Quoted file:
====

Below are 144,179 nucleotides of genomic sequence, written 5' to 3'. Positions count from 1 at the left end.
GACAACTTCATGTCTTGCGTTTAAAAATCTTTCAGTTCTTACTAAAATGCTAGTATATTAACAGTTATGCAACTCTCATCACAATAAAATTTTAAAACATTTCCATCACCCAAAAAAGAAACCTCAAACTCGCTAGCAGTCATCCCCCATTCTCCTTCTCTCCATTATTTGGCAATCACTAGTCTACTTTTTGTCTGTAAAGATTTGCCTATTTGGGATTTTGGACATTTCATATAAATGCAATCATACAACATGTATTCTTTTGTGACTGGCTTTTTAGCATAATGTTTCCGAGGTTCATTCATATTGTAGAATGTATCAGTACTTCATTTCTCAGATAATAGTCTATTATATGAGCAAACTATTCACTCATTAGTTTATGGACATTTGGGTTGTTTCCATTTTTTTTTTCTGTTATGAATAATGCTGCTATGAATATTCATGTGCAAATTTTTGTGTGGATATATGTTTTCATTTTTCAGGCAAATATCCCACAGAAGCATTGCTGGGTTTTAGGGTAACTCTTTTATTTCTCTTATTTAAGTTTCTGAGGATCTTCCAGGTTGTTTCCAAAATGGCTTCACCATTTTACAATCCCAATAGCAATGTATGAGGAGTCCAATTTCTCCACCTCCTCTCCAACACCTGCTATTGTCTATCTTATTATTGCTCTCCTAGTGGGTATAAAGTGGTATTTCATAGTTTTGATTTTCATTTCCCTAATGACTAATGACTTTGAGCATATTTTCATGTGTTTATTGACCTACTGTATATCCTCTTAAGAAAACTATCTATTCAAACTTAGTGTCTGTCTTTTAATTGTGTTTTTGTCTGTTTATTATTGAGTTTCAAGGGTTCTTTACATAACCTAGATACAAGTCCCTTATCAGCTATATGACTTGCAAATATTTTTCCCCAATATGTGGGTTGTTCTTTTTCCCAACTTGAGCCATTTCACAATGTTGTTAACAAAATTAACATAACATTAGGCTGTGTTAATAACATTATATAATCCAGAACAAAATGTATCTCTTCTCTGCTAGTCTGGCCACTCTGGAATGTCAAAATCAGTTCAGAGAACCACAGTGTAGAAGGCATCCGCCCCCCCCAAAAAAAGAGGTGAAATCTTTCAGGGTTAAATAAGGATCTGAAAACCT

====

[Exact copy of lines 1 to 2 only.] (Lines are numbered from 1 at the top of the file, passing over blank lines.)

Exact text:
Below are 144,179 nucleotides of genomic sequence, written 5' to 3'. Positions count from 1 at the left end.
GACAACTTCATGTCTTGCGTTTAAAAATCTTTCAGTTCTTACTAAAATGCTAGTATATTAACAGTTATGCAACTCTCATCACAATAAAATTTTAAAACATTTCCATCACCCAAAAAAGAAACCTCAAACTCGCTAGCAGTCATCCCCCATTCTCCTTCTCTCCATTATTTGGCAATCACTAGTCTACTTTTTGTCTGTAAAGATTTGCCTATTTGGGATTTTGGACATTTCATATAAATGCAATCATACAACATGTATTCTTTTGTGACTGGCTTTTTAGCATAATGTTTCCGAGGTTCATTCATATTGTAGAATGTATCAGTACTTCATTTCTCAGATAATAGTCTATTATATGAGCAAACTATTCACTCATTAGTTTATGGACATTTGGGTTGTTTCCATTTTTTTTTTCTGTTATGAATAATGCTGCTATGAATATTCATGTGCAAATTTTTGTGTGGATATATGTTTTCATTTTTCAGGCAAATATCCCACAGAAGCATTGCTGGGTTTTAGGGTAACTCTTTTATTTCTCTTATTTAAGTTTCTGAGGATCTTCCAGGTTGTTTCCAAAATGGCTTCACCATTTTACAATCCCAATAGCAATGTATGAGGAGTCCAATTTCTCCACCTCCTCTCCAACACCTGCTATTGTCTATCTTATTATTGCTCTCCTAGTGGGTATAAAGTGGTATTTCATAGTTTTGATTTTCATTTCCCTAATGACTAATGACTTTGAGCATATTTTCATGTGTTTATTGACCTACTGTATATCCTCTTAAGAAAACTATCTATTCAAACTTAGTGTCTGTCTTTTAATTGTGTTTTTGTCTGTTTATTATTGAGTTTCAAGGGTTCTTTACATAACCTAGATACAAGTCCCTTATCAGCTATATGACTTGCAAATATTTTTCCCCAATATGTGGGTTGTTCTTTTTCCCAACTTGAGCCATTTCACAATGTTGTTAACAAAATTAACATAACATTAGGCTGTGTTAATAACATTATATAATCCAGAACAAAATGTATCTCTTCTCTGCTAGTCTGGCCACTCTGGAATGTCAAAATCAGTTCAGAGAACCACAGTGTAGAAGGCATCCGCCCCCCCCAAAAAAAGAGGTGAAATCTTTCAGGGTTAAATAAGGATCTGAAAACCT